When her parents are killed by an earthquake, five-year-old Ayla wanders through the forest completely alone. Cold, hungry, and badly injured by a cave lion, the little girl is as good as gone until she is discovered by a group of Neanderthal who call themselves the Clan of the Cave Bear. This clan, left homeless by the same disaster, has little interest in the helpless girl who comes from the tribe they refer to as the “Others”. Only their medicine woman sees in Ayla a fellow human, worthy of care. She painstakingly nurses her back to health–a decision that will forever alter the physical and emotional structure of the clan.
I had never heard of the Earth Children series before reading this book, which is the first in the series of 6. This book is set 30,000+ years in the past and with that the author would usually have a license to rewrite history as most readers would have very little knowledge base on life at that time. However Jean Auel has painstakingly researched everything she could when writing this book and any inaccuracies within the text are mainly due to findings after the book was published. It is amazing how much detail is in the book regarding the life of the Clan and how all forms of life lived on earth at that time. There is so many descriptions of anything you may need to understand, yet it never feels like a history lesson. The story is full of heart and suspense and even though the book has many pages, you can’t help but eat them all up.
What I liked about this book: The character of Ayla. Your heart goes out to her at every turn but she is not a damsel in distress. She has a strong survival instinct but she isn’t headstrong. She wants to be independent but lives every day trying to conform. She is such a complex character in the way that she thinks and feels, but on the most natural level possible you understand her as she is more modern thinking than any of the characters around her. Something else I love about this book is the storyline itself. It is a story that has been told for generations in a way; the trials Ayla goes through could be taken from her prehistoric time and placed in the 18th or 19th century and still feel true as it is essentially a story of a repressed woman. The storyline seems quite modern and it’s easy to empathise and sympathise with the heroine of the book. I think it is that which elevates this book from being an interesting fictional history book to an exceptional read.
What I didn’t like about this book: There are a lot of characters and they all have short names that sound similar. For example: Ona, Oga and Ovra. These are 3 different female characters and I still can’t quite remember how they are related to each other. All the female characters had names beginning with a vowel and the male characters a consonant, which helps to simplify it a bit. It also helps that you are drip fed the characters as the chapters progress, rather than being inundated from the very beginning. But it was still confusing at times and I eventually gave up trying to remember who everyone is.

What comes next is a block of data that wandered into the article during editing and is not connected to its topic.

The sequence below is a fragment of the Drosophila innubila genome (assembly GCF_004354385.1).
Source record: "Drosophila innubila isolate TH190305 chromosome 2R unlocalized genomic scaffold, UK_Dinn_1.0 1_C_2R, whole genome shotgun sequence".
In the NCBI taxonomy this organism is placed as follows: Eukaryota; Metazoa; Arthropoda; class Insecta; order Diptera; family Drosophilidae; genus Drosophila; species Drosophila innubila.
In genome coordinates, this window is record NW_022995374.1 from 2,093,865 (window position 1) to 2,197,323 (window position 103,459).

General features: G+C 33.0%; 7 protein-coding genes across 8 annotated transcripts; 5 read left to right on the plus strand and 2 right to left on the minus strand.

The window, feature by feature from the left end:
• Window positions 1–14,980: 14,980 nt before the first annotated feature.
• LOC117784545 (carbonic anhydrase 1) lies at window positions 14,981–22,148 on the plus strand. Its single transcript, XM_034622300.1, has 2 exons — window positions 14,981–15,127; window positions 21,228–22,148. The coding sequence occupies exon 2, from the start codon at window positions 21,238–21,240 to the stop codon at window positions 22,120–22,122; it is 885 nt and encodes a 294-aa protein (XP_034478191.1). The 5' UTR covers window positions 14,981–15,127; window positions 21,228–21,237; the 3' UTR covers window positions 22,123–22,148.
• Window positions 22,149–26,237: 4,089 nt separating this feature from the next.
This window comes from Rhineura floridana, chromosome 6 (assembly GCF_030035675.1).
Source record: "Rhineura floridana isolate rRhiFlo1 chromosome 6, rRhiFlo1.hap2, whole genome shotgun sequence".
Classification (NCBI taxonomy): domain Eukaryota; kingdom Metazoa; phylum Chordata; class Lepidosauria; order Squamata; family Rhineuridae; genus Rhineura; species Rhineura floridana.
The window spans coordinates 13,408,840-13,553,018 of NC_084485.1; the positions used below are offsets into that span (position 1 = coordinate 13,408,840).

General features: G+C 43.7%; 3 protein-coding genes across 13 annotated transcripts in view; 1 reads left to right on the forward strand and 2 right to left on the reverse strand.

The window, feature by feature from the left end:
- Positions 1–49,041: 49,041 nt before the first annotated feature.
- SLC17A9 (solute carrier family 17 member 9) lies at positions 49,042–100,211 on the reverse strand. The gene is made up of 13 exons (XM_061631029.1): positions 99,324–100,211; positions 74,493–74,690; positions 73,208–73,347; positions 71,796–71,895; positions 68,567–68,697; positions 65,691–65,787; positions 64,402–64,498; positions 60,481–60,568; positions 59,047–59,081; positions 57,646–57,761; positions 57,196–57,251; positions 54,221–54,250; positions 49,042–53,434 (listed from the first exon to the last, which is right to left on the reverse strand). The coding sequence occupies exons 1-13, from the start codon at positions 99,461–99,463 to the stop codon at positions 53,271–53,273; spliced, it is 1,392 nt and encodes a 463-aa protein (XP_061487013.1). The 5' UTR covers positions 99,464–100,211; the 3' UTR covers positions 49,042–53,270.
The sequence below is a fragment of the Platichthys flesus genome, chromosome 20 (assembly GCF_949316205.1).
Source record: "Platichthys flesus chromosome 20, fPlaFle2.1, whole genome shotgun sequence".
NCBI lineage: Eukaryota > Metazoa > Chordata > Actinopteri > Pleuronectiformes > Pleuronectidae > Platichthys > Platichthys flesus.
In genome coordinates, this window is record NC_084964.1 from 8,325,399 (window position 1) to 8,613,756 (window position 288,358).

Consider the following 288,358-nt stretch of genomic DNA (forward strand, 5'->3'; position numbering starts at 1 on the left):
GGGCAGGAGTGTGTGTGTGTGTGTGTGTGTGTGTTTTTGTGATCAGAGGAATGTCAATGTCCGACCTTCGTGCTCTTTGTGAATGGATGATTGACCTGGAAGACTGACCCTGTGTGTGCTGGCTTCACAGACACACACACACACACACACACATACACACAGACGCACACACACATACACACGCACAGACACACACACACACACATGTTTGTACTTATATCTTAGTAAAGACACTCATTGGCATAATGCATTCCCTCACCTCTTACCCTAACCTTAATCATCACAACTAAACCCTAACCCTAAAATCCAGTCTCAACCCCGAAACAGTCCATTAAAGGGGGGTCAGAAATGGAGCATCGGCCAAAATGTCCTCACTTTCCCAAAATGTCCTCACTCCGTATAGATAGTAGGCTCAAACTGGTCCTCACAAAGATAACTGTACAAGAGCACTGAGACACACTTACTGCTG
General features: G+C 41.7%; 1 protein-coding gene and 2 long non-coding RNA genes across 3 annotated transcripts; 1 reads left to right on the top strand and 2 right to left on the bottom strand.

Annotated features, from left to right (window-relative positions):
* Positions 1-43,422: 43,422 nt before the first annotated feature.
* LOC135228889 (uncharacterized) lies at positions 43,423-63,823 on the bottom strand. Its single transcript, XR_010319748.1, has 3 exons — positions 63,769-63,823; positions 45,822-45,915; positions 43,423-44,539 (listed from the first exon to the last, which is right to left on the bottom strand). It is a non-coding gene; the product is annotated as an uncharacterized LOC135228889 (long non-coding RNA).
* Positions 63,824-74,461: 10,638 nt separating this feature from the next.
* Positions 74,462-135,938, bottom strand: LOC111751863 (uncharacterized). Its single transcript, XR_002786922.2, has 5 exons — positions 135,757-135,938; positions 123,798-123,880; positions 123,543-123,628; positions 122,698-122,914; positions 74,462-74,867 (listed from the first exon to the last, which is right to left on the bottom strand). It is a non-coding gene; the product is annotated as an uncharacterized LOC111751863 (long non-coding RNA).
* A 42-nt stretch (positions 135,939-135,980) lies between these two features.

I loved this book and I would happily read it again. It had drama and suspense and heart and joy in equal measures and not once became boring or hard to read. It was nothing like anything I’d ever read before and I look forward to reading the sequels and following Ayla’s journey after this book.
This is the story of Santiago, an Andalusian shepherd boy who dreams of travelling the world in search of treasure as extravagant as any ever found. From his home in Spain he journeys to the exotic markets of Tangiers and then into the Egyptian desert, where a fateful encounter with the alchemist awaits him.
The Alchemist has all the qualities of a childhood fable; the boy who was helped by older and wiser people to follow his heart and realise his destiny, learning many lessons along the way. However it is not condescending in the way it teaches; it is a tale about following your dreams rather than a cautionary fairy tale. The lands Santiago crosses seem rich and vibrant and the third person narrative suits the story, even though it is primarily about Santiago.
What I liked about this book: It wasn’t just a story to me; something about the tale really touched my heart. I know it’s only a book but I did feel that the lessons learned by Santiago were something that is perhaps missing from more modern literature and films and so I found the book very inspiring.
What I didn’t like about this book: Throughout the story Santiago is trying to find the treasure that he dreamed about so the ending was maybe a bit of an anti-climax for me.
I did enjoy this book immensely although it was maybe on the short side. If you ever want something to read when life isn’t treating you right or things aren’t going your way, I would highly recommend this book. It is uplifting and would encourage you to look at your problems in a different light, or at least help you to forget them for a while.